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. Last Updated: 07/27/2016

Western ad agency to promote privatization

BBDO Marketing in Moscow and Countrywide Communications, a London-based public-relations firm, will bring an ambitious and controversial privatization program to 150 million Russian citizens in what could be the country's largest advertising and public-relations campaign ever.

The two firms, both owned by BBDO's parent company, Omnicom, comprise the communications arm of a Western consortium of six companies selected in a search by the World Bank and the European Bank for Reconstruction and Development to advise and assist The Russian State Property Committee, Goskomimushestvo, with the privatization of medium- and large-scale industry.

DRT Braxton Associates, part of Deloitte Touche Tomatsu, is leading the consortium, along with Credit Commerciale de France. Other members include accountants DRT Inaudit, London-based merchant bank J. Henry Schroder Wagg & Co. and the law firm of White & Case.

With a modest initial budget of

400, 000 ECUs (approximately $520, 000) from the European Community for the project's first four months, BBDO/Countrywide's task is to "bring privatization to the people", according to Bruce Macdonald, general director of BBDO Marketing in Moscow.

Under the program, every Russian citizen will be eligible to receive special vouchers to purchase shares of enterprises which employ more than 1, 000 workers or have more than 50 million rubles in capital.

The program will affect 40-50 percent of Russia's state property, according to Anatoly Chubais, the deputy prime minister in charge of privatization. The first of three stages, "corporatization", is scheduled to begin in the fall.

BBDO/Countrywide will develop a nationwide television, radio and print public-service campaign to inform the public about the program and how they can take part.

"We want to create an awareness and make sure that people understand the process", said Peter Chandler, BBDO/Countrywide's director for the project. Chandler has been brought from London to Moscow full time to head the effort.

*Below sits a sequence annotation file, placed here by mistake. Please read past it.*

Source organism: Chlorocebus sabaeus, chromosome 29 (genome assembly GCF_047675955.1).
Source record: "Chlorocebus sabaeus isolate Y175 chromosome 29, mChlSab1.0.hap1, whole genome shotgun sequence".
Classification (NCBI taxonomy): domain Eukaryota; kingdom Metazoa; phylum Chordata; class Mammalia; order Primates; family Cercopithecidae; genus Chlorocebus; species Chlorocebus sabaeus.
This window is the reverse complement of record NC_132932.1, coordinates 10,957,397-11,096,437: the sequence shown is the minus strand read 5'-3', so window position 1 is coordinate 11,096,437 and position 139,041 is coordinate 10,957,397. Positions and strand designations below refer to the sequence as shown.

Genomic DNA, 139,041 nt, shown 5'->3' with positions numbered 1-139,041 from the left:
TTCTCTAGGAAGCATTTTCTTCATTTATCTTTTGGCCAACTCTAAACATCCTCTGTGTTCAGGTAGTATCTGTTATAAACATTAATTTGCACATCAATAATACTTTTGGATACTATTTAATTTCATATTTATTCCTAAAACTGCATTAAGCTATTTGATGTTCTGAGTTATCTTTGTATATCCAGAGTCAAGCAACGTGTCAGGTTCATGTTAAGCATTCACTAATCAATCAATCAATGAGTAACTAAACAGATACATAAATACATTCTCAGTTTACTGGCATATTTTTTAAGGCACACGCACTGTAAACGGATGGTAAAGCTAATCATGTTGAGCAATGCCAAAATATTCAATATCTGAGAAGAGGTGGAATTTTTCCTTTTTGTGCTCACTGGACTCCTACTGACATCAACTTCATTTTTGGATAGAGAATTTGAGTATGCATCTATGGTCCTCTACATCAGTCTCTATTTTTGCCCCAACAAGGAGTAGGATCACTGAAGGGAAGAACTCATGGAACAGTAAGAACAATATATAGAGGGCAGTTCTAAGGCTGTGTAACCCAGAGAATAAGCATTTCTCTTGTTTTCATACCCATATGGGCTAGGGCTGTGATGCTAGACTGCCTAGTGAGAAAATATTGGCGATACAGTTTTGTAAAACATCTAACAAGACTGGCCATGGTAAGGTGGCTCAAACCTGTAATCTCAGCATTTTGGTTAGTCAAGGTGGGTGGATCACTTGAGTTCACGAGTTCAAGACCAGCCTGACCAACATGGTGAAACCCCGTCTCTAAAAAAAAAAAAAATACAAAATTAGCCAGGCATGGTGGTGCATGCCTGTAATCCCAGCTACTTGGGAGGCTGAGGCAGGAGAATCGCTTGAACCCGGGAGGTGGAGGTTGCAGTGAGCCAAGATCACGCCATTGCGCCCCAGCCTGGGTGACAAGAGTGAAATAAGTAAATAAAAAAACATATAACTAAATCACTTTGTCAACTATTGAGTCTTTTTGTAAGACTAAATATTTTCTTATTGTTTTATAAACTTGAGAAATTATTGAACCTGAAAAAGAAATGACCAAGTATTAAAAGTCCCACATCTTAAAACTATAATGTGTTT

But getting the message across in a country that has been raised on state

propaganda will be difficult, Macdonald said. Russians, weary of reform, are cynical about the program. and privatization is and has been an alien concept throughout Russian history.

"This is a cynical, skeptical public", Macdonald said. "After 70 years of reading government communications, they have a highly developed sense for reading between the lines".

The campaign must appeal to an entire and diverse population of 150 million people of varied ages, tastes and political beliefs, including both liberal supporters of the program and right-wing opponents.

"We will use simple terms - a

character or a cartoon, and acknowledge the elements of disbelief or cynicism that people are likely to feel about this program", Macdonald said of the campaign, which is under development now. "They need to know what's in it for them".

Part of the message will be simple advice - where to go and what to do with a voucher, the official note backed by the federal budget which can be used for the purchase of shares of industries, investment funds, or sold for cash. BBDO/Countrywide is sufficiently involved to design the voucher itself, an intricate, classical note which at rough glance resembles turn-of-the-century Russian banknotes.

Perhaps most significant for communications experts is the government's recognition of the value of communicating with the public. Privatization is the first major reform to be prefaced with a Western-style public-service campaign.

"If you don't control communications yourself and help people to understand what the program is", Macdonald said, "then you're less likely to end up with a success".